It is almost impossible to rescue hundreds of thousands of grade 10 and 11 students from imminent failure and dropout because their learning deficits have remained unaddressed for too long, a recent report argues.
With matric exams starting next week, the new research shows that by the time Eastern Cape children reach grade nine they are on average "almost three full grades' worth of learning behind the curriculum", Stellenbosch University education researcher Nic Spaull's report says.
The Centre for Development and Enterprise commissioned Spaull's report and another by St Augustine College professor of economics Charles Simkins, which examines performance in the country's education system more widely. The two reports comprise the bulk of a larger study the centre released last week under the title Mathematics Outcomes in South African Schools: What Are the Facts? What Should be Done?
Spaull's report combines different surveys to generate damning datasets that include figures from the Southern African Consortium for Monitoring Educational Quality (Sacmeq) and the Trends in International Mathematics and Science Study (Timss) conducted between 2007 and 2011. For pupils who fail to grasp basic maths and reading skills in their early school years, learning deficits accumulate over time until they eventually become "insurmountable", Spaull's report concludes.
His analysis of the third Sacmeq survey, conducted in 2007, shows that 40% of grade six South African pupils "were 'non-numerate' since they had not moved beyond the mechanical skills needed for basic calculation and simple shape recognition". It also shows that 27% of grade six pupils were "functionally illiterate since they could not go beyond decoding text and matching words to pictures".
Spaull uses the achievement level of the average child in "quintile five" schools (that is, the wealthiest 20% to 25% nationally) as a benchmark, and compares this with the average outcomes of children in the Eastern Cape and the Western Cape.
A widening gap
"As early as grade three one can see the large discrepancy between the average child in the Eastern Cape and the grade-appropriate benchmark … [It] shows they are actually at a grade one level." The gap widens by grade, so that by the time pupils get to grade nine they enter a "zone of improbable progress".
By contrast, the average grade nine child in the Western Cape is only one grade below the "on-track" level, Spaull shows. Pouring resources into high school interventions rather than fixing deficits early on is therefore "especially short-sighted".
Spaull told the Mail & Guardian: "Education experts have said for a while now that it is too late to try to fix problems when pupils get to grade 10 or 11. We've always known that these deficits existed but now we can show it empirically. The longer we take to intervene the larger the deficits become. How do you take a grade 11 student who is really operating at a grade eight level and get them to pass matric in one year?"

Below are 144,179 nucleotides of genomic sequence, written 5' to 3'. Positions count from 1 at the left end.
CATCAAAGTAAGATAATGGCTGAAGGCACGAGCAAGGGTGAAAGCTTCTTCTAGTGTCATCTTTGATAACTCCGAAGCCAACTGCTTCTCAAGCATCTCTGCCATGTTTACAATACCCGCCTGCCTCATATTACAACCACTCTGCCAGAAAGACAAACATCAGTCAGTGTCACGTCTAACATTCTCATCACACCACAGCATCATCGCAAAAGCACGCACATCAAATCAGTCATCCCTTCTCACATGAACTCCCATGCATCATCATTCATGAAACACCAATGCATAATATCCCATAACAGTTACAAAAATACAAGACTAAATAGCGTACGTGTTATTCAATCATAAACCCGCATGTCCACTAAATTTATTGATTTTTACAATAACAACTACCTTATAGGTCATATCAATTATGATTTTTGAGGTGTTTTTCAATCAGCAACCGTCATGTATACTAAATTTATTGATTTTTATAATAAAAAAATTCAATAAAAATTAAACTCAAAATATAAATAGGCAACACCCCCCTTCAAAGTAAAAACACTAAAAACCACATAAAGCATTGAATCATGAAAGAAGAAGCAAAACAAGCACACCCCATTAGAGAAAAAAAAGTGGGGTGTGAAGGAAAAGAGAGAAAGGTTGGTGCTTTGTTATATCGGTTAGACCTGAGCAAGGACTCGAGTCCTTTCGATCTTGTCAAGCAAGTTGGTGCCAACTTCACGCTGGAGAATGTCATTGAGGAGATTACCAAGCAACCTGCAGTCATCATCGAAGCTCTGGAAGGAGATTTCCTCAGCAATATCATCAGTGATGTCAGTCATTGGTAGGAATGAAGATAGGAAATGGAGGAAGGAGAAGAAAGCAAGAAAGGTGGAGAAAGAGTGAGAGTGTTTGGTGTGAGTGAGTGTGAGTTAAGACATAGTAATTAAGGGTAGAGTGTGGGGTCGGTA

Craig Paxton, director of Eastern Cape-based nongovernmental organisation Axium Education, said by the time the organisation meets pupils in grade 10, "the gaps in language and maths are so vast that to plug the holes and teach new content in three years is an impossible task".
"There seems to be no experience of mastery, of incremental acquisition of concepts year by year, grade to grade, for 13 years," he said.
The sharp contrast between deficits in the poorer Eastern Cape and the wealthier Western Cape can partly be put down to pupils' socioeconomic backgrounds — and new research in Spaull's report shows that this has an even bigger effect on pupils than was previously known.
Spaull said 37% of the differences in South African pupils' reading performance can be explained "purely by looking at household wealth and parental education, without even looking at student ability or motivation — which is really shocking".
Pupils in the wealthiest 25% of schools perform drastically better than the rest of the poorer 75%, he said. But even this top 25% is performing badly when compared with other middle-income countries such as Chile, Turkey or Tunisia.
The 2011 Timss study found that the wealthiest 20% of South African schools performed "slightly below" the national average for schools in Turkey and Lebanon and our quintile five schools performed "noticeably worse" than theirs. Drawing on statistician Andreas Schleicher's research, he said: "Many countries … manage to provide quality education to all pupils, not only the rich … [showing] that 'poor performance … does not automatically follow from a disadvantaged background' as it does in South Africa".
Ursula Hoadley, associate professor in the school of education at the University of Cape Town, said research comparing schools in South African and Botswana — also a middle-income country but with better results — showed that teachers in the latter had better content knowledge.
"Attending to teachers' own knowledge of the subjects they teach and how to teach them should be an absolute priority in tackling the problems of schooling in South Africa," she said.